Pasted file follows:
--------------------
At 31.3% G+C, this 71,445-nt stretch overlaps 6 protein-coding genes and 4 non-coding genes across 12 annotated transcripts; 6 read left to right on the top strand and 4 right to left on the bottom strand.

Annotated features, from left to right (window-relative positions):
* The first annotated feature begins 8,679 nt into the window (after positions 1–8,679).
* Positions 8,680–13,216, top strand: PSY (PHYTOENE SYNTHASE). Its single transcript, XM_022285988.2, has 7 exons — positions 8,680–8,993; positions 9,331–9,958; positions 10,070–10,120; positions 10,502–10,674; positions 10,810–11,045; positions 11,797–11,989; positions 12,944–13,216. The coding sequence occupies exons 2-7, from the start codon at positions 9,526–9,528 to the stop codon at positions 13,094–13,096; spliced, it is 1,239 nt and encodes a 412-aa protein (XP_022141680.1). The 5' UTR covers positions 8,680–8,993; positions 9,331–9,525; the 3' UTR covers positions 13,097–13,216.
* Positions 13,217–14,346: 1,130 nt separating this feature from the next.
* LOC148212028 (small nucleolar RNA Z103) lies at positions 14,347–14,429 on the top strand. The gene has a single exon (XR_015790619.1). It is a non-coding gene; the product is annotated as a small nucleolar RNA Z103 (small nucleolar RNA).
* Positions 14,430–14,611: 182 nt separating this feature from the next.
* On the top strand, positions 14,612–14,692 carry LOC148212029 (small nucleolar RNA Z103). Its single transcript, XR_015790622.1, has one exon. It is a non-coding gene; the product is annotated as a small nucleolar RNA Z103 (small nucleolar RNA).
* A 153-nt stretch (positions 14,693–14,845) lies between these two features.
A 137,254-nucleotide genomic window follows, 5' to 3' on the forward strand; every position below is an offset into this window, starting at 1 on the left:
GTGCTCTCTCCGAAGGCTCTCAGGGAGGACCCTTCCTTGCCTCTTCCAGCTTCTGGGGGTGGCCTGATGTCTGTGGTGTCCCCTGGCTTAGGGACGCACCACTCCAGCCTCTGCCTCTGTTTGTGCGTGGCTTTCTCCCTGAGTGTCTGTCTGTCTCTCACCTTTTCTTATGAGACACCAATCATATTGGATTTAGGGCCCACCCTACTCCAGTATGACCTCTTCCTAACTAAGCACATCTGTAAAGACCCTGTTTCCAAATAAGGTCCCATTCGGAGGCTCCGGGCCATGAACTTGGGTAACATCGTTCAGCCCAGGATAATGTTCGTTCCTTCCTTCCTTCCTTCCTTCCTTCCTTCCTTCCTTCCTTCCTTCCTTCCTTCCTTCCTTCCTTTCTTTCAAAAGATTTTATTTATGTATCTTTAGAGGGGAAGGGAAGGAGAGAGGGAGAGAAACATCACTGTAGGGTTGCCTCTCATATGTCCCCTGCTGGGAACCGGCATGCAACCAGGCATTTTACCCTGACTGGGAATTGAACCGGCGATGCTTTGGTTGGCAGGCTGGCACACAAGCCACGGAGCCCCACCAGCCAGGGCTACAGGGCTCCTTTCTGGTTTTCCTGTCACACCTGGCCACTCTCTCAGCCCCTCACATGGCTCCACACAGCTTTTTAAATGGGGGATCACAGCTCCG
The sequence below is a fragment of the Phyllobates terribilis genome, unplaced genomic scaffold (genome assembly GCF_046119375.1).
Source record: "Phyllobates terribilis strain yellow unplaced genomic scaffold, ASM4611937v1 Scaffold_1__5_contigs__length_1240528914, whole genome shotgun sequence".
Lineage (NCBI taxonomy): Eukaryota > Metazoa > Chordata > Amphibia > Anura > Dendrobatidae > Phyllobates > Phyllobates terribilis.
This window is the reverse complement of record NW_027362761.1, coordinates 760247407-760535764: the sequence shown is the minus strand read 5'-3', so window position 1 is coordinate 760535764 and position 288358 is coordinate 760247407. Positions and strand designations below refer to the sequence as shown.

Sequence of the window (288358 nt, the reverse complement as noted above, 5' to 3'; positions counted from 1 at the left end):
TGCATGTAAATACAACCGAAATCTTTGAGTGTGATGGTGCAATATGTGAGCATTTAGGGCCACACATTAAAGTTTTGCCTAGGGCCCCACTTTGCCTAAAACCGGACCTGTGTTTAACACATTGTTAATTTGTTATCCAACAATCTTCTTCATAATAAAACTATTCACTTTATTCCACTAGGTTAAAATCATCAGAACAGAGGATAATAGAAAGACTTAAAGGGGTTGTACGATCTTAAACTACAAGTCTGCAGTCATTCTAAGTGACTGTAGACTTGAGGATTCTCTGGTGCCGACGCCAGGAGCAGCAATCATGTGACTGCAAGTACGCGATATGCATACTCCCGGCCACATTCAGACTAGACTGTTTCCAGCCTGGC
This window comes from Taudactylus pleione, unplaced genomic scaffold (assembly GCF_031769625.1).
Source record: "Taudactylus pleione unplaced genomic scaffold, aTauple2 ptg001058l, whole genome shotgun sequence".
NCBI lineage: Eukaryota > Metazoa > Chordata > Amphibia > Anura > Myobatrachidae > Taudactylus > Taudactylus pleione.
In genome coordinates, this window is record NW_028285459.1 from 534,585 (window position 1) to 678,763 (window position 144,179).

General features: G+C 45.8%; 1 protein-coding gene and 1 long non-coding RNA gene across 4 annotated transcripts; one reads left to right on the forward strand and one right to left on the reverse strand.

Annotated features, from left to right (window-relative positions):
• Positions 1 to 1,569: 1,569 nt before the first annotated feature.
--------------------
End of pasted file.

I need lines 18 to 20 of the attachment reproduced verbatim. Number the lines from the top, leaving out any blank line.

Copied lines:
This window comes from Taudactylus pleione, unplaced genomic scaffold (assembly GCF_031769625.1).
Source record: "Taudactylus pleione unplaced genomic scaffold, aTauple2 ptg001058l, whole genome shotgun sequence".
NCBI lineage: Eukaryota > Metazoa > Chordata > Amphibia > Anura > Myobatrachidae > Taudactylus > Taudactylus pleione.